Another Joe The Plumber Gives His Estimate

A real Joe the Plumber, Joe Francis of Amarillo, Texas, owner of the business named Joe the Plumber, weighs in on the presidential election and his overflowing inbox.

Copyright © 2008 NPR. For personal, noncommercial use only. See Terms of Use. For other uses, prior permission required.

SCOTT SIMON, host:

Hi, is this Joe the Plumber?

Mr. JOE FRANCIS (Proprietor, Joe the Plumber, Amarillo, Texas): Yes, sir.

SIMON: You probably heard by now that the Joe the Plumber that got cited during the McCain-Obama debate, well, his first name isn't really Joe, and, in fact, he's not a licensed plumber. But we decided to get an opinion on the economy and the election for, if you please, the real Joe the Plumber, Joe Francis. He owns a small business in Amarillo, Texas, that's called Joe the Plumber. And in fact it's a well-known Web site at this point, joetheplumber.com. Mr. Francis, thanks for being with us.

Mr. FRANCIS: Thank you.

SIMON: So, phone been ringing off the hook?

Mr. FRANCIS: Yes, still is.

SIMON: People saying, I know you're in Texas, but I'm in Maine. I'd like you to repair my toilet.

Mr. FRANCIS: Yeah.

(Soundbite of laughter)

Mr. FRANCIS: It's been - I've been trying to sort through about 800 emails this morning, but it seems they were coming in just about as quick as I can get rid of them, so.

SIMON: Eight hundred emails, my gosh.

Mr. FRANCIS: Over the past few days.

SIMON: Has any of this been good for business? I mean, people who say, can you do a job for me? Or has it mostly been just curiosity?

Mr. FRANCIS: It's just been a lot of curiosity and a lot of joke stuff, you know, which is funny. It's - I think we just got a call, they said they want me on "Whose Line Is It Anyway," so.

SIMON: So, we're not the first to call, huh?

Mr. FRANCIS: Oh, no.

SIMON: Yeah, I figured. I can tell by all the buzzing in the back. May we ask, though, while we're on the subject, how is business?

Mr. FRANCIS: It's good.

SIMON: Yeah, I guess people have plumbing problems whether they're doing well economically or not.

Mr. FRANCIS: Right. That's kind of one of those things you have to get fixed, kind of like going to the doctor or something. I mean, you just got to do it.

SIMON: But have you had to make some economies in your business?

Mr. FRANCIS: We've - we have just a little bit, you know, here and there with the economy. I'd be honest with you, it doesn't faze us too much because, you know, about the last thing we had to do was when the fuel went way up, you know, we had to take a rate increase, but that's about it.

SIMON: OK. Did you watch the debate?

Mr. FRANCIS: Yes, I did.

SIMON: And what did you think when you kept hearing Joe the Plumber, Joe the Plumber?

Mr. FRANCIS: Well, I mean, I knew they weren't talking about me, so I wasn't - I mean, it was cool because that's the name of my company, so I thought that was kind of neat, but I never expected it would just go like national like it did, so.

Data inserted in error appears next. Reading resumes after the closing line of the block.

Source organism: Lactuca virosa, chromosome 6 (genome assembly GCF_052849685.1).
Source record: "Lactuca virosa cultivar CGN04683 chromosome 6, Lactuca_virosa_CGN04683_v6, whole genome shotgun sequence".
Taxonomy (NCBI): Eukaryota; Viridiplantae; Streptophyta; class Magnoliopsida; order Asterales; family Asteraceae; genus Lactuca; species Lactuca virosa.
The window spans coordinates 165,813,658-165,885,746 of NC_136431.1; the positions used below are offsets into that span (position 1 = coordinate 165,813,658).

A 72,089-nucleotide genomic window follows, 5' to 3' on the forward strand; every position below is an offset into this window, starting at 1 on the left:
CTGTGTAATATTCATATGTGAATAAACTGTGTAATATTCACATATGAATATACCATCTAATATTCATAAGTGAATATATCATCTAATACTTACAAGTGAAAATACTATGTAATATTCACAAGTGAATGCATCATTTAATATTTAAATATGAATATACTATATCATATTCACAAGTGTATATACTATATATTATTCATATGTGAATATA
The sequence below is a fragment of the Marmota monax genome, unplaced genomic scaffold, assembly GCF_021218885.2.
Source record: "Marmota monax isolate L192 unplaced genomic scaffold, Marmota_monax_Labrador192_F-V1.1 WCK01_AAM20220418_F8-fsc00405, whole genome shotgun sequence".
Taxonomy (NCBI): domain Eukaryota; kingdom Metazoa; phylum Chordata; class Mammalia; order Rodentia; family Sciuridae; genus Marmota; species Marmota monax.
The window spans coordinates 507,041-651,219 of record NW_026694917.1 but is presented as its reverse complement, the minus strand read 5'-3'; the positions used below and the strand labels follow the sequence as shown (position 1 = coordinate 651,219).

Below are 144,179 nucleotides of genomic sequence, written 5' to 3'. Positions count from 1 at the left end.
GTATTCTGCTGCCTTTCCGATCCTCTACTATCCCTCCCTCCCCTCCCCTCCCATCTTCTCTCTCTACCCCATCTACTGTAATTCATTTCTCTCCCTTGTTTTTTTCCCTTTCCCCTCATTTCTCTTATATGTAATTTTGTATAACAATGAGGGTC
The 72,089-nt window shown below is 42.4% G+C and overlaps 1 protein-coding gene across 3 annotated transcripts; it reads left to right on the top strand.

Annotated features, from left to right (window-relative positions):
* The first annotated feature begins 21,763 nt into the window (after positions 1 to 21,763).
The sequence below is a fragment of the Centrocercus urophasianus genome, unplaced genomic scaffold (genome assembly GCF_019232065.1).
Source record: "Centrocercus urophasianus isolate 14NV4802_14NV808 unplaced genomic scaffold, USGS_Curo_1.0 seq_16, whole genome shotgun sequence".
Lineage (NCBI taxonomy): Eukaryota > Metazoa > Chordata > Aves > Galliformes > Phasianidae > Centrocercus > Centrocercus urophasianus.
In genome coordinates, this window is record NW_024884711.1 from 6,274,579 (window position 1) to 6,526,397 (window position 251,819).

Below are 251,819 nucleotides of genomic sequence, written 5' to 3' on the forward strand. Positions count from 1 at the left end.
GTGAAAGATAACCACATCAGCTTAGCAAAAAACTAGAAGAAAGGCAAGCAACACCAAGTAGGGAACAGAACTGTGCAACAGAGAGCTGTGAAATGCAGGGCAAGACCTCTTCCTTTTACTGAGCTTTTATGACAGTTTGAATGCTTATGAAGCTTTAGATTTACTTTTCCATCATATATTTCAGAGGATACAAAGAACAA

SIMON: May I ask, have you decided who you're going to vote for?

Mr. FRANCIS: I'm kind of leaning towards McCain. I mean, I'm not - I hate to say, but, you know, I try to stay neutral for business purposes. You know, you don't want to step on anybody's toes.

SIMON: Yeah. I mean, even people voting for Ralph Nader need plumbers, right?

Mr. FRANCIS: Right, exactly.

SIMON: Have you seen this other Joe the Plumber guy?

Mr. FRANCIS: I've seen pictures of him, yeah.

SIMON: Yeah. You think he looks like a guy who can do the job to you?

Mr. FRANCIS: Oh, I'd hate to be the judge of that. I mean, there's a lot of plumbers out there named Joe too, so.

SIMON: I'm told when this debate was held you were on a hunting trip.

Mr. FRANCIS: I was headed to Colorado, yes. And then when all of this kind of went down, then I had gotten a rental car, sent the guys on with my truck. And I'm hoping I can kind of put everything back together today and then head back up there this evening.

SIMON: Yeah, but you've got phone calls and emails to handle.

Mr. FRANCIS: I'm working on it.

SIMON: Mr. Francis, nice talking to you.

Mr. FRANCIS: OK. Thank you, sir.

SIMON: Joe Francis, owner of Joe the Plumber in Amarillo, Texas. And this is NPR News.

Copyright © 2008 NPR. All rights reserved. No quotes from the materials contained herein may be used in any media without attribution to NPR. This transcript is provided for personal, noncommercial use only, pursuant to our Terms of Use. Any other use requires NPR's prior permission. Visit our permissions page for further information.

NPR transcripts are created on a rush deadline by a contractor for NPR, and accuracy and availability may vary. This text may not be in its final form and may be updated or revised in the future. Please be aware that the authoritative record of NPR's programming is the audio.

Comments

 

Please keep your community civil. All comments must follow the NPR.org Community rules and terms of use, and will be moderated prior to posting. NPR reserves the right to use the comments we receive, in whole or in part, and to use the commenter's name and location, in any medium. See also the Terms of Use, Privacy Policy and Community FAQ.